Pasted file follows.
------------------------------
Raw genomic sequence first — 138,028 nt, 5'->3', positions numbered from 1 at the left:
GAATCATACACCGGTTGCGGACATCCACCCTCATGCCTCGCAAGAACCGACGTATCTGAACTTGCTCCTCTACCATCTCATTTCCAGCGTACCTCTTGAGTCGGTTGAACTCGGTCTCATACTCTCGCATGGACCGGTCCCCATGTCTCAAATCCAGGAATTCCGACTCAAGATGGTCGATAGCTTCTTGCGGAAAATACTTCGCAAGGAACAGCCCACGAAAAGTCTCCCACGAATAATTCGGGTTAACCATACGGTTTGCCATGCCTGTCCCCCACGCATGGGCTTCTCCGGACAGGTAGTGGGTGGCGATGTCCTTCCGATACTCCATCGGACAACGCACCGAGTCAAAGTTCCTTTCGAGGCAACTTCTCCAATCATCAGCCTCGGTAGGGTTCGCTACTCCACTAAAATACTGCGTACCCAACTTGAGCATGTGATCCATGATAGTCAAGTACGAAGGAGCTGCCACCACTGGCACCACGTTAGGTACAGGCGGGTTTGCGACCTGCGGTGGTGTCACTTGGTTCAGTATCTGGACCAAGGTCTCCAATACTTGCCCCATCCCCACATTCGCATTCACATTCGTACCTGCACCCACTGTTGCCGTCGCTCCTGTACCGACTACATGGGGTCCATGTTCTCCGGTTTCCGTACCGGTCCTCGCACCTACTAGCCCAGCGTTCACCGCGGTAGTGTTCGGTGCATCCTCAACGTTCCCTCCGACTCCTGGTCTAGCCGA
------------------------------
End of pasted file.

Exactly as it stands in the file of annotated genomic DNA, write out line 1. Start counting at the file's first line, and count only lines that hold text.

Raw genomic sequence first — 138,028 nt, 5'->3', positions numbered from 1 at the left: